This research brief was written by Utah Foundation Research Analyst Mallory Bateman.

  1. ^ T. Beach, N. Mesner, and Sarah Null, “Exploring Utah’s Water,” Utah State University Extension, Natural Resources, April 2016, http://extension.usu.edu/files/publications/publication/NR_WaterQuaity_2016-01pr.pdf.
  2. ^ M. Maupin et al., “Estimated Use of Water in the United States in 2010,” US Department of the Interior, US Geological Survey, Circular 1405, http://pubs.usgs.gov/circ/1405/pdf/circ1405.pdf.
  3. ^ Urban Utahns refers to respondents living in Salt Lake, Davis, Weber, and Utah counties. Rural refers to those in all other counties.
  4. ^ Communications with Division of Water Resources.
  5. ^ Envision Utah, “Survey Results for Water,” http://www.envisionutah.org/projects/your-utah-your-future/item/346-results.
  6. ^ B. Bernick, “Poll: Utahns Say Water Restrictions Should Remain in Place,” UtahPolicy.com, 28 July 2016, http://utahpolicy.com/index.php/features/today-at-utah-policy/10304-poll-utahns-say-water-restrictions-should-remain-in-place.
  7. ^ “Utah Legislature Looks to USU for Water Conservation,” Press Release, 31 March 2016, http://extension.usu.edu/news_sections/agriculture_and_natural_resources/water-conservation-legislature.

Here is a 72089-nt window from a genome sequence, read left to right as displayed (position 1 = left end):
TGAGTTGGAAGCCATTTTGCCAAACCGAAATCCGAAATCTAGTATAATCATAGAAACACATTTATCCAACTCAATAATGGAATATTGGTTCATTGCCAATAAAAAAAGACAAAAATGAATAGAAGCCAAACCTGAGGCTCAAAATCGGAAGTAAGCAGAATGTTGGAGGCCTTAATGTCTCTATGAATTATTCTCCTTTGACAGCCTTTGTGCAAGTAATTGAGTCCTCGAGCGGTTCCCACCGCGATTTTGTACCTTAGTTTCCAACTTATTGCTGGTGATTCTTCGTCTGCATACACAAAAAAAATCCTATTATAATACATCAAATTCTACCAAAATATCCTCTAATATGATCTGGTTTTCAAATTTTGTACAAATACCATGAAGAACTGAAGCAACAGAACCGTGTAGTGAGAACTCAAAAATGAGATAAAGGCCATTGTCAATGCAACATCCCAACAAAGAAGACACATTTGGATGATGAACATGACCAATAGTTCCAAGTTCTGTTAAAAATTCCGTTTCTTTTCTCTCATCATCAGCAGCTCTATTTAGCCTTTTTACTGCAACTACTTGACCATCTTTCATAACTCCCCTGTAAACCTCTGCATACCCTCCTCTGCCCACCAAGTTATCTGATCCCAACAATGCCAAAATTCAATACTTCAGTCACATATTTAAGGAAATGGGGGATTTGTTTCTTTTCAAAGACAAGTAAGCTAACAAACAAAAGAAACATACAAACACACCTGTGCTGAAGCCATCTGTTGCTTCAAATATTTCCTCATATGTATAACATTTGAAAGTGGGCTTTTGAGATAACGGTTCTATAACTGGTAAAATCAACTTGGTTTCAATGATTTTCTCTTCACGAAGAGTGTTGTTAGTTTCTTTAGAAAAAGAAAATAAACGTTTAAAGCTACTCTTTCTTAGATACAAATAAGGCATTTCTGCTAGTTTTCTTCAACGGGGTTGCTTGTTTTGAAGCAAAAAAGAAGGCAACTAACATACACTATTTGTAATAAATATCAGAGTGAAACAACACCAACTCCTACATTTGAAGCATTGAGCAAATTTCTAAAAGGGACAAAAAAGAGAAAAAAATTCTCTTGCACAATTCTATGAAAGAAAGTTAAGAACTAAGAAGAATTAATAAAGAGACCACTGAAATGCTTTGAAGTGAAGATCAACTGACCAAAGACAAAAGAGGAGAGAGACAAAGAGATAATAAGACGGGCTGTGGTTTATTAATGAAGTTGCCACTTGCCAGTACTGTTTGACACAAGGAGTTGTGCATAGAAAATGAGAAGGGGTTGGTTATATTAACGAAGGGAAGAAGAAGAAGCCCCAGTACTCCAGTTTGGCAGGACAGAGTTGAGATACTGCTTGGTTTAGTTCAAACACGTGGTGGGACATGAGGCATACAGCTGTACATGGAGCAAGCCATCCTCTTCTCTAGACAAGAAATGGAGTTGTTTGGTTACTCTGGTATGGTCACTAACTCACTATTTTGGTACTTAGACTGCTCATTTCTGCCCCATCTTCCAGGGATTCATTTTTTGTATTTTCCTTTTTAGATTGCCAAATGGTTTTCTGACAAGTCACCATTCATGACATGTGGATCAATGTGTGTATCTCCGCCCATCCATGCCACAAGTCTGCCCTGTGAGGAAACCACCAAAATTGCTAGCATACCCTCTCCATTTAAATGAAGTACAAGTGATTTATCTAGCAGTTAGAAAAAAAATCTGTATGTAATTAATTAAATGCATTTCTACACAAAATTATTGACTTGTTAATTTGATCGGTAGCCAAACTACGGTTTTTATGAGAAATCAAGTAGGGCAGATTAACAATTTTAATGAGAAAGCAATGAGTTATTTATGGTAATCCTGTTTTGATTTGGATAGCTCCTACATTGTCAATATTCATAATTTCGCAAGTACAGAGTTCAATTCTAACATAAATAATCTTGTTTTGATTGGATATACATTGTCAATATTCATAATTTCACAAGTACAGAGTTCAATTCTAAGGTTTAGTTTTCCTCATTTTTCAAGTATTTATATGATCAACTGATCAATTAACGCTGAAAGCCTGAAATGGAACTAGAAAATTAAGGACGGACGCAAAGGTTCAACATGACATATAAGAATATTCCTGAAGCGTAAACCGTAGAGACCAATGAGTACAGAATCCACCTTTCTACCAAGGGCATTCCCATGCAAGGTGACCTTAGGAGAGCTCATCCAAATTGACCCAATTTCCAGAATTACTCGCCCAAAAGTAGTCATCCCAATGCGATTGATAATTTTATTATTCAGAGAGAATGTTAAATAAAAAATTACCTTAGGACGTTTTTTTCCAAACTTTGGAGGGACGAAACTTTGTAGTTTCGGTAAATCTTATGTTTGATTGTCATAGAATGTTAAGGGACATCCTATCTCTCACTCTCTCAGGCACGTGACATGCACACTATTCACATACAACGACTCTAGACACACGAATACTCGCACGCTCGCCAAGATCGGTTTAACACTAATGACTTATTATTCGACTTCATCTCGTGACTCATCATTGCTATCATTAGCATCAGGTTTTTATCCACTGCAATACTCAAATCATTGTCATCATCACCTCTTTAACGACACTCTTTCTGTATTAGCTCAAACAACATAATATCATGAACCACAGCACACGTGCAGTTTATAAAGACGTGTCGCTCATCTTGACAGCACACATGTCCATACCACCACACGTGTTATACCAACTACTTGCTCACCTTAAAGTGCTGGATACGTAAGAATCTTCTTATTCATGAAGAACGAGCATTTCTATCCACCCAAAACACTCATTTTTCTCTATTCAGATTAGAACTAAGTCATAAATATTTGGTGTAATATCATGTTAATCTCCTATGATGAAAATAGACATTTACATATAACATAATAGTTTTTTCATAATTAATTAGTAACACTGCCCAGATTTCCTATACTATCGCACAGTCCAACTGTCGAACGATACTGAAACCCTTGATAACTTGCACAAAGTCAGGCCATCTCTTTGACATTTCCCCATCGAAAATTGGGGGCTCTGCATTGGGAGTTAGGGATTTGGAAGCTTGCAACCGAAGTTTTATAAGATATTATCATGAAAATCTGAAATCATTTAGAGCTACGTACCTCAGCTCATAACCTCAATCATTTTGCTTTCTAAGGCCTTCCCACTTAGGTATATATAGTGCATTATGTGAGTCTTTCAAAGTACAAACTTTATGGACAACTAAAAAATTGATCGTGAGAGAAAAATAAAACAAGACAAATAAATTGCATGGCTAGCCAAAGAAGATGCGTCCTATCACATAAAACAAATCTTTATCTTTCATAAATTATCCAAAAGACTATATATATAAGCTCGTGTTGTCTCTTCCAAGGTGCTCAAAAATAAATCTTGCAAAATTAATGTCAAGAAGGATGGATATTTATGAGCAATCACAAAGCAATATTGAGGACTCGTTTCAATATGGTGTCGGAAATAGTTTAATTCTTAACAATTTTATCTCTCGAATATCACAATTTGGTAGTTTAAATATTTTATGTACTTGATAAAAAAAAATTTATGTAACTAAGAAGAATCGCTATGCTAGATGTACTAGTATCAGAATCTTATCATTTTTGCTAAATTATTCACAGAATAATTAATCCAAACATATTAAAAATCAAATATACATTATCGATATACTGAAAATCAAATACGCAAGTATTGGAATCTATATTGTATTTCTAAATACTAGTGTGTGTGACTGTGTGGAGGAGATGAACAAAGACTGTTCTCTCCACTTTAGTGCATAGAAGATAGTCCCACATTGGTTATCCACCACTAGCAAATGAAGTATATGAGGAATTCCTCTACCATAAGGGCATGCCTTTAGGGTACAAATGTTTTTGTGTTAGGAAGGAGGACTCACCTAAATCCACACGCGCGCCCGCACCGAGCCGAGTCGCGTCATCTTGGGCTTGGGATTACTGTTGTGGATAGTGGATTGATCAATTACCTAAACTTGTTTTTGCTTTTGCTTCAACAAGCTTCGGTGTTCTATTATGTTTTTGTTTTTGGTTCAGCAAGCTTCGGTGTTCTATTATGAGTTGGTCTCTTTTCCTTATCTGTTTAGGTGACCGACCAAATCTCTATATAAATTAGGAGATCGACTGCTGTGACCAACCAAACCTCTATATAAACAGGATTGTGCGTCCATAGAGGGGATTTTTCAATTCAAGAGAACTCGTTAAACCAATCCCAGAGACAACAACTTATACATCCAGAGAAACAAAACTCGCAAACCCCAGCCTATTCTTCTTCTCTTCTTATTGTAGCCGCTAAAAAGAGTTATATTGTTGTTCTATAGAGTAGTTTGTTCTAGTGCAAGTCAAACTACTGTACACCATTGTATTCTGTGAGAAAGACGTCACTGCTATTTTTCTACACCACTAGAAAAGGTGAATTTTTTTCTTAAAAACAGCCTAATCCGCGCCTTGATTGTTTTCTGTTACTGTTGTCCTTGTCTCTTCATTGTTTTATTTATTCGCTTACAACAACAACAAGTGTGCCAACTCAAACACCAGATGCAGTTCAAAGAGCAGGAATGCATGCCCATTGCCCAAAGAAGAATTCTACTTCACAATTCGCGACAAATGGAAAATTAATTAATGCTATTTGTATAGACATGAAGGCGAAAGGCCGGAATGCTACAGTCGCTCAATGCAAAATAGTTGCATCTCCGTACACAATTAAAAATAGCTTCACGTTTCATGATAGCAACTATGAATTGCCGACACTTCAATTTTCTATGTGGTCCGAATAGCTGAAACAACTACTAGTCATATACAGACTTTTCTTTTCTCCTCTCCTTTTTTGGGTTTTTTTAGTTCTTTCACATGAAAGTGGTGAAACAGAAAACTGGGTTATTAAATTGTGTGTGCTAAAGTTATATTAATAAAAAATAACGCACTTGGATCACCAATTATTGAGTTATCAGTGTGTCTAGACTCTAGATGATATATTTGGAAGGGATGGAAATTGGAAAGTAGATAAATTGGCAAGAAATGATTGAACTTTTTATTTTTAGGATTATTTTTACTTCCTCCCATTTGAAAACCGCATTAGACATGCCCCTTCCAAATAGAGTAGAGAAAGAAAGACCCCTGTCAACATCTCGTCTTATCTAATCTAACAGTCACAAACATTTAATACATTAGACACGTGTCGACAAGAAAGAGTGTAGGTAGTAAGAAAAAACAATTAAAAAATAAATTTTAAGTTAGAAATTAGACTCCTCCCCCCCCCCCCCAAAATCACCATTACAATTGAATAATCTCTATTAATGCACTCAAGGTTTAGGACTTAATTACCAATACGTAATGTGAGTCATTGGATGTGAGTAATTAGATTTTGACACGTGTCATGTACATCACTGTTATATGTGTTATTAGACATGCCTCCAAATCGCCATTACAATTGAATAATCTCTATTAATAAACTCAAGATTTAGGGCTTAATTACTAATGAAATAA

8. ^ Prepare60, “Statewide Water Infrastructure Plan,” 2015.
  9. ^ Office of the Legislative Auditor General, “A Performance Audit of Projections of Utah’s Water Needs,” Number 2015-01, May 2015, https://le.utah.gov/audit/15_01rpt.pdf.
  10. ^ Utah Foundation, “Flowing Toward 2050: Utah’s Water Outlook,” September 2014.
  11. ^ Utah Legislature, “Concurrent Resolution Encouraging Universal Metering of Water Systems,” 2016 General Session, SCR001, http://le.utah.gov/~2016/bills/static/SCR001.html.
  12. ^ Utah Legislature, “Water System Conservation Pricing,” 2016 General Session, SB28, http://le.utah.gov/~2016/bills/static/SB0028.html.
  13. ^ Utah Legislature, “Water Infrastructure Funding Amendments,” 2016 General Session, SB251, http://le.utah.gov/~2016/bills/static/SB0251.html.